America’s rollercoaster ride through 2020 continues to give pause for a future destined to a path looming with clear and present danger.
September traditionally referred to with reference to its rhyming pathology for recall as the calendar month filled with nostalgia will be recalled in 2020 for the topsy-turvy news cycle alerting consistent breaking news related to school re-openings, disclosure of grand jury testimony in the Breonna Taylor murder case, west coast forest fires, the deaths of Justice Ruth Bader Ginsburg and Jamaica’s reggae titan Toots Hibbert, super-spreading COVID-19 events, a national election in Jamaica, hurricane predictions, and a myriad of issues surrounding the first presidential debate.
Followed by the month renowned for its uncertainty and unpredictability, it gained its repute in 1980 when former Republican California governor Ronald Reagan challenged Jimmy Carter, the Democratic incumbent president who pundits said would retain his office. A hostage crisis changed everything hence the “October surprise” which seems to repeat every election cycle.
In 2020 the phrase definitively describes the trajectory to Nov. 3.
On the first day of the month, President Donald Trump tweeted to millions of Americans that he had contracted the coronavirus.
Regardless of party affiliation, Americans were stunned by the news.
Although some admitted no surprise due to the fact the leader had long maintained a no mask wearing practice, rallied with crowds of like-minded supporters, flagrantly ignored social distancing advice, there was a measure of shock and disbelief that prevailed throughout the nation.
The news broke two days after a contentious debate seemed to widen the divide that separates right and left, whites and Blacks, Red states and Blue states, and a plethora of staunchly opposing voters.
October also arrived, one day after California emerged the first state to adopt a law that could legitimize reparation payments to Black residents and all descendants of slaves.
Gov. Gavin Newsom signed a bill that could speed execution of his aim to compensate an entire race because of the injustice he believes must be resolved for the free labor they were forced to perform for 400 years.
“After watching last night’s debate, this signing can’t come too soon,” the California governor said during a videoconference with lawmakers, actor/rapper Ice Cube and other stakeholders.
The law establishes a nine-person task force to study the impact of slavery on Black people in California.
The bipartisan approval also recommends to the Legislature what kind of compensation should be provided and who should receive it and what form it will take. ”
“As a nation, we can only truly thrive when every one of us has the opportunity to thrive. Our painful history of slavery has evolved into structural racism and bias built into and permeating throughout our democratic and economic institutions,” Newsom said in a statement.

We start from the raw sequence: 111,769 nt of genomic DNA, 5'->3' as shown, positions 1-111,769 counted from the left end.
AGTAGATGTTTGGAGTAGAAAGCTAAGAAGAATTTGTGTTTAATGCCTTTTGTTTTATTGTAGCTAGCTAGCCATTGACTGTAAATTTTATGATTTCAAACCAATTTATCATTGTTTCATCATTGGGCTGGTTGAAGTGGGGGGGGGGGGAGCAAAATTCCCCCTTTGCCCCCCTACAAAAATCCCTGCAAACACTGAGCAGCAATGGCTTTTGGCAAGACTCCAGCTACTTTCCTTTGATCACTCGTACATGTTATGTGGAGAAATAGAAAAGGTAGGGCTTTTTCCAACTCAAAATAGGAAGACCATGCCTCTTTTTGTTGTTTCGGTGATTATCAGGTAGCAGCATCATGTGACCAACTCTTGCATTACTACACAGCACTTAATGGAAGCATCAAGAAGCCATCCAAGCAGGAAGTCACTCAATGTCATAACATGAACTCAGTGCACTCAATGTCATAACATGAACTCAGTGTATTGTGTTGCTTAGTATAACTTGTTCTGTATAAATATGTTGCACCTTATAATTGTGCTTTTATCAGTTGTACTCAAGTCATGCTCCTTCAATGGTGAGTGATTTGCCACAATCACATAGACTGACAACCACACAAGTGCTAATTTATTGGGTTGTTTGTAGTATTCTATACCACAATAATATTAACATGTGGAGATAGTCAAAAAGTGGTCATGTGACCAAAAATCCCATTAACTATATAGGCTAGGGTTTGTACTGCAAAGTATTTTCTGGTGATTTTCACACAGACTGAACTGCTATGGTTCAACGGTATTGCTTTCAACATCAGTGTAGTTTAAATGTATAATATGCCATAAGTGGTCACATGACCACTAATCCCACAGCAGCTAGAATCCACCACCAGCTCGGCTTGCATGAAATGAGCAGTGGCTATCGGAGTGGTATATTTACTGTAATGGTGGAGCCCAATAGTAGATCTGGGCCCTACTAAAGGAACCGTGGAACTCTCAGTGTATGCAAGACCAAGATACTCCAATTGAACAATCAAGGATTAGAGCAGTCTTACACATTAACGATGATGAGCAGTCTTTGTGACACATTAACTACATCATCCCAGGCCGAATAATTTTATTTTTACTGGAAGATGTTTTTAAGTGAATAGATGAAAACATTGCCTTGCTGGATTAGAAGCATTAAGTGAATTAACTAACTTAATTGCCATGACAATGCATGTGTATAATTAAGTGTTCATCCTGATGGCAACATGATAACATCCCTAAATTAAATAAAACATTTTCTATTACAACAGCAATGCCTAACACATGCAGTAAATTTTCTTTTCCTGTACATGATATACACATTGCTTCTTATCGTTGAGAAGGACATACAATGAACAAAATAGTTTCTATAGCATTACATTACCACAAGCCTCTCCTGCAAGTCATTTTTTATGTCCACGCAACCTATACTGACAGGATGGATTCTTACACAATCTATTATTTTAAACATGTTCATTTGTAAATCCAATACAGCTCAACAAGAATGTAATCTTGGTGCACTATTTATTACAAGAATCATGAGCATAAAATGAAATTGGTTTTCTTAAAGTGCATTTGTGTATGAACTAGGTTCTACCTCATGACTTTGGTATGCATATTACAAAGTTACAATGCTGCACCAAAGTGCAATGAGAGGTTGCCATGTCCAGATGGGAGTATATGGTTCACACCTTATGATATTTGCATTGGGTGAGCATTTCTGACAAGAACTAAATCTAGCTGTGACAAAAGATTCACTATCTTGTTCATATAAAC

Advocates hope that the trailblazing law will become a precedence other states will adopt in addressing the wrongs of enslavement.
“California tries to lead the way in terms of civil rights, and we have a responsibility to do that.”
Slavery became illegal throughout the United States in 1865. Despite that the free state of California made allowances for whites to continue exploiting Blacks.
Another October surprise resonated with irony here when straphangers in Brooklyn witnessed the unveiling of new subway markers bearing the name of a Black Civil Rights advocate who was murdered by white supremacists.
At the Franklin Ave. and President St. subway stations in Crown Heights, Medgar Evers College added to the location and institution named in honor of civil rights activist Medgar Evers.
Needless to say riders were surprised by the bold lettering on the sign and the fact the City University institution is now a landmark stop on the number two train line.
The state legislature approved the renaming earlier this year.
“Today’s subway renaming marks not only a historical moment for the students and staff of Medgar Evers College, it also honors a true American Hero,” Carl Heastie, speaker of the New York State Assembly said on Twitter.
The slain activist was shot in his driveway on June 12, 1963 because he relentlessly tried to register people to vote.
The four-year institution was named for him seven years after his death.
“Before there was a Breonna Taylor, before there was an Eric Garner, before there was a George Floyd, there was Medgar Evers,” State Senator Zellnor Myrie, a co-sponsor of the bill said.
Medgar Evers was killed in his driveway for registering people to vote. He was assassinated by white supremacists because he wanted equal rights for people who look like me.”
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